Tomorrow it’s down to the heat on the coast. Hopefully it is a little less steep there, and we can break the 100km again.

Towards the volcano

Towards the volcano

The beautiful mountains

The beautiful mountains

The volcano

The volcano

Volcano

Volcano


The valley was beautiful, downhill, as Clement and I stood on the back of a pick-up truck, transporting my bike and Clement’s sick bike to the next bike shop. Once on the bike again, today, I lacked energy. The endless ups and downs (several hundred metre climbs and drops) were not inspiring me today, even though the landscape was beautiful. I guess I can’t be bursting with energy every day.

Clement on the back of the truck

Clement on the back of the truck

Beautiful river

Beautiful river

Tea plantation

Tea plantation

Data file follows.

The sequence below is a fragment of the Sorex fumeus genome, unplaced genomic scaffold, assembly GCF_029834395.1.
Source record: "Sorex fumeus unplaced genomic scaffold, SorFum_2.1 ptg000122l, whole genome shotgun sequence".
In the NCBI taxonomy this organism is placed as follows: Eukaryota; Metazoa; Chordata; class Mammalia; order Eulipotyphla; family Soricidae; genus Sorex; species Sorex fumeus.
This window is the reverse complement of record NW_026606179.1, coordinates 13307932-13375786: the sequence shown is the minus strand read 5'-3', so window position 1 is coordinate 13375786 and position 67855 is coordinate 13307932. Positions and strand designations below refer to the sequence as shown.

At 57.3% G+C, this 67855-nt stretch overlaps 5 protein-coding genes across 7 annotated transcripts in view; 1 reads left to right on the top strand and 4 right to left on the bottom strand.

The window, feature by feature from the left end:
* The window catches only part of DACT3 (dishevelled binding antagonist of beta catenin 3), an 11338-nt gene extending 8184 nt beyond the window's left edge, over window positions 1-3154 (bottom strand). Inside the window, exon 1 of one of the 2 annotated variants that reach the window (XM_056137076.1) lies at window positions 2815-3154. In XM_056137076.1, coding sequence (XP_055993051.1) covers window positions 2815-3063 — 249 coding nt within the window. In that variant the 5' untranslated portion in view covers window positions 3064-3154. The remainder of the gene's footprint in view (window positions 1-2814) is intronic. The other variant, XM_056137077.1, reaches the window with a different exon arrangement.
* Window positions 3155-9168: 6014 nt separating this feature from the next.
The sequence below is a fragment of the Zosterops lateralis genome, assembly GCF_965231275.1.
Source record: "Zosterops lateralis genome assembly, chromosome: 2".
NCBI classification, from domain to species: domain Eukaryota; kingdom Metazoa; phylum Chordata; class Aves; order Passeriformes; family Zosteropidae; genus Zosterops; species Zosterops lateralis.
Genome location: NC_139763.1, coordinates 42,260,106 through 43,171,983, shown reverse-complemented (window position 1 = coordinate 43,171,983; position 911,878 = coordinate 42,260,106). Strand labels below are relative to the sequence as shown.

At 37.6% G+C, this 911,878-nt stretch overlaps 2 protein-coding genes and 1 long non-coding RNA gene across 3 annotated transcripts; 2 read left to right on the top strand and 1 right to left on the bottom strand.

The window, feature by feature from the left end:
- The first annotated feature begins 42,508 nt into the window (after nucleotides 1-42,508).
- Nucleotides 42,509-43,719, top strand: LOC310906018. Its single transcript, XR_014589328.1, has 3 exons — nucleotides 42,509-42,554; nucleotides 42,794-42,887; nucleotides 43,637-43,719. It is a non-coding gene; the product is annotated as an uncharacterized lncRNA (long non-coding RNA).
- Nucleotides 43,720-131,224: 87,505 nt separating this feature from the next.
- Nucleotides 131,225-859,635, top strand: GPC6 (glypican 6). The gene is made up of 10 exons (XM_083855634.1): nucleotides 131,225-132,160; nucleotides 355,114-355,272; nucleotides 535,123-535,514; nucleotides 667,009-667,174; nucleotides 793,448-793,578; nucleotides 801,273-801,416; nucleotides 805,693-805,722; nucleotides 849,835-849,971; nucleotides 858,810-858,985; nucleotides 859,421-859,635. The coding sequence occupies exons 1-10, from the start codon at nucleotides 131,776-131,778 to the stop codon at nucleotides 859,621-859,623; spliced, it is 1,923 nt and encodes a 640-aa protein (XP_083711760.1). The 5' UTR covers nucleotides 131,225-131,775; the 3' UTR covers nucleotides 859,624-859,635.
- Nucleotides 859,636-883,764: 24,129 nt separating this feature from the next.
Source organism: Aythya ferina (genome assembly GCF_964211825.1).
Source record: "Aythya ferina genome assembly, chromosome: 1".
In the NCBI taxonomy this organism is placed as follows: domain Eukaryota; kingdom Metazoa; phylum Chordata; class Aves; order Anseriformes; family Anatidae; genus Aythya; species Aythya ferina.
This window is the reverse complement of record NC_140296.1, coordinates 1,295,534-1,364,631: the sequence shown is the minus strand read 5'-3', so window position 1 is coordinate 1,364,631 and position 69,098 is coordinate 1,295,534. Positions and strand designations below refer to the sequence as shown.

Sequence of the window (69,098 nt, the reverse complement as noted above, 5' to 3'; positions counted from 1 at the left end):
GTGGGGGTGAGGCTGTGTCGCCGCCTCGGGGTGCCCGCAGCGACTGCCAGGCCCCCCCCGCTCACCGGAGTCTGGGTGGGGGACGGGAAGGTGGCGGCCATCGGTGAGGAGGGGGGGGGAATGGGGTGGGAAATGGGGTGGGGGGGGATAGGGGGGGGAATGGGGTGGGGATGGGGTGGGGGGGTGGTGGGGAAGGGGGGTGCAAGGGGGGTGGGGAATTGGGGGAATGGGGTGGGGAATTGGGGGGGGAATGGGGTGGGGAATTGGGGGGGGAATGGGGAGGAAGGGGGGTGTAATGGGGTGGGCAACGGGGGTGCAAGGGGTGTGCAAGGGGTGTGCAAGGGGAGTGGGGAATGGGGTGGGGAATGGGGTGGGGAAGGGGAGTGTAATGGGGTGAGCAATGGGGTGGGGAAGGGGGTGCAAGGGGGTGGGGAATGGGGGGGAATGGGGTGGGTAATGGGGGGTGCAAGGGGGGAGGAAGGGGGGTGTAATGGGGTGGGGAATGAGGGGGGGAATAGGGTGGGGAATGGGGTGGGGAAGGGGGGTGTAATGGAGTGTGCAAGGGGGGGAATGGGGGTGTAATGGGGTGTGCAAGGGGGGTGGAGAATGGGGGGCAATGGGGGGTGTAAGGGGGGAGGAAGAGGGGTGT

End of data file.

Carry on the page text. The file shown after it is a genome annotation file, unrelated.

We find ourselves tonight in a half built house surrounded by coffee plants, and a few papaya trees. The crickets are out in force, which brings me back to camping in Australia in my youth. I’m in the same hemisphere as that youth now!


I counted fifteen people gathered around us in the little pergoda on the side of the road. Clement’s bike was inverted and we were looking at his wheel. A bicycle expert with teeth pointing in all directions was the first to arrive, and after tapping my bike and feeling the tyres, he started working on Clement’s bike.

Our bike repair place

Our bike repair place